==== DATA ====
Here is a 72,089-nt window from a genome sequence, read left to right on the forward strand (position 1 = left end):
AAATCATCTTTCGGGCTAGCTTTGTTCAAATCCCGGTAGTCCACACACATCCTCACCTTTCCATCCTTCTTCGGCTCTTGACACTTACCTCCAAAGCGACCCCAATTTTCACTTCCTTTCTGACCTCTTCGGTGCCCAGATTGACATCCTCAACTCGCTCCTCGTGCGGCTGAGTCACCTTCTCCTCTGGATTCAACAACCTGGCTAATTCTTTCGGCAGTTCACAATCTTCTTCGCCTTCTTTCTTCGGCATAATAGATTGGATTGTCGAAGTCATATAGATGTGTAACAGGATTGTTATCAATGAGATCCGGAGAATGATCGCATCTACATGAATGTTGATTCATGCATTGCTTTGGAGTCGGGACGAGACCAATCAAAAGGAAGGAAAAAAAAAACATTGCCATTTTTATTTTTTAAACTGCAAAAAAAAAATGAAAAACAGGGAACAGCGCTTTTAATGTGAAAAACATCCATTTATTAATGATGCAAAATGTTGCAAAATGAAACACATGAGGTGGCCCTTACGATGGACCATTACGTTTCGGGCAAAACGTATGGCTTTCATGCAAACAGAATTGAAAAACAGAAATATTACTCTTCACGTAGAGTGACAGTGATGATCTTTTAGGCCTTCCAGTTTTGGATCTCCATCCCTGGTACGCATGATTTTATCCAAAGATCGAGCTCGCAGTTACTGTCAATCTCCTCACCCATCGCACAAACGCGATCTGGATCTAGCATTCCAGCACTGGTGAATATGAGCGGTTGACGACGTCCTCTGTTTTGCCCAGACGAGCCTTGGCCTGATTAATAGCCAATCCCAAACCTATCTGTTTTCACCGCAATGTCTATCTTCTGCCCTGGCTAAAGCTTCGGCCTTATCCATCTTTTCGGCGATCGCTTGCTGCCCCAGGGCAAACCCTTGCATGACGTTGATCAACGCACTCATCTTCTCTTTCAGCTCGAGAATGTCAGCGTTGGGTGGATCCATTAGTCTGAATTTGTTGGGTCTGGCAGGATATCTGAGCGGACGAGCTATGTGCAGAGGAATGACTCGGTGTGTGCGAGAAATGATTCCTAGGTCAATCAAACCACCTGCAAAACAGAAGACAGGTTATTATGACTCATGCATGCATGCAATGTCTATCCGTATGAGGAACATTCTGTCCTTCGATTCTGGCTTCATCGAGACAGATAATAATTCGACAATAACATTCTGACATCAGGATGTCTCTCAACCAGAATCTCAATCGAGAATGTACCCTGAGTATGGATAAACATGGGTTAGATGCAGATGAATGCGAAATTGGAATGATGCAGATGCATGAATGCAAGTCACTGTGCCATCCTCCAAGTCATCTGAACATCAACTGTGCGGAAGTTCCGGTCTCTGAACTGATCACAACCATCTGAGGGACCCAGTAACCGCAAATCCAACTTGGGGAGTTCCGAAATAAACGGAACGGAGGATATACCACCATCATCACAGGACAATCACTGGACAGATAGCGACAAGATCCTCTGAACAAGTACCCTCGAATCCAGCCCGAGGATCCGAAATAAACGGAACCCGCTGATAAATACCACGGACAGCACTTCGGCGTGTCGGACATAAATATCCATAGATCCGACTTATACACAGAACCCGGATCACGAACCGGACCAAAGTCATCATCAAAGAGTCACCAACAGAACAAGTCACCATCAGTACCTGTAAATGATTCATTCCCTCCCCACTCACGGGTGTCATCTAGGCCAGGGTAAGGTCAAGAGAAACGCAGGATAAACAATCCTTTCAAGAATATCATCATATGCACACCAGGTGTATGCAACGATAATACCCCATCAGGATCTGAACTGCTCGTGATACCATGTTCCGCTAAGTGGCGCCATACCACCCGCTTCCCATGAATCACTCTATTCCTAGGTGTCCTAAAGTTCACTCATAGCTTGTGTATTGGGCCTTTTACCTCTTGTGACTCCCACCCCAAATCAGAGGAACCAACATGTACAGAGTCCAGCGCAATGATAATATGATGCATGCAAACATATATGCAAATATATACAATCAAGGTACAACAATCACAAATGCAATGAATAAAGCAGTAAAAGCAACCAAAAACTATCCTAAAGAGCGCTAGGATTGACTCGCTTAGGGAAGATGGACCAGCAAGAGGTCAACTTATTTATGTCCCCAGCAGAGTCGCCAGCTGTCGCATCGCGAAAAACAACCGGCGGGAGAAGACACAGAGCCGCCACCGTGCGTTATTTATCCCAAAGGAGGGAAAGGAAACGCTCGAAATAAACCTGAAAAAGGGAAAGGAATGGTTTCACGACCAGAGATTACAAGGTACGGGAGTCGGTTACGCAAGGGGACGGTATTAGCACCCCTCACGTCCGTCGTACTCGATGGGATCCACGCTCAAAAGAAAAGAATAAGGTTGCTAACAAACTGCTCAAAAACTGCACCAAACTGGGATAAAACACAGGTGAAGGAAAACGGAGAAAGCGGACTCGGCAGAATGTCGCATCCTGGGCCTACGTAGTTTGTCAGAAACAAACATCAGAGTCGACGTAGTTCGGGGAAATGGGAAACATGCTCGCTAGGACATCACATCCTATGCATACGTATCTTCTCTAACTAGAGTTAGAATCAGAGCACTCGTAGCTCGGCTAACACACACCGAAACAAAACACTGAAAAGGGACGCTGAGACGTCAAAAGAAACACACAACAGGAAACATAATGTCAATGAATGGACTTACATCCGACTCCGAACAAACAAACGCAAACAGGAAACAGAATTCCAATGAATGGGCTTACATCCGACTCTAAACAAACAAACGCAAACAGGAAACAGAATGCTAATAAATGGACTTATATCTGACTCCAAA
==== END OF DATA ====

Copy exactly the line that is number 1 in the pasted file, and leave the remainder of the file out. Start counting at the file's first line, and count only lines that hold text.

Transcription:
Here is a 72,089-nt window from a genome sequence, read left to right on the forward strand (position 1 = left end):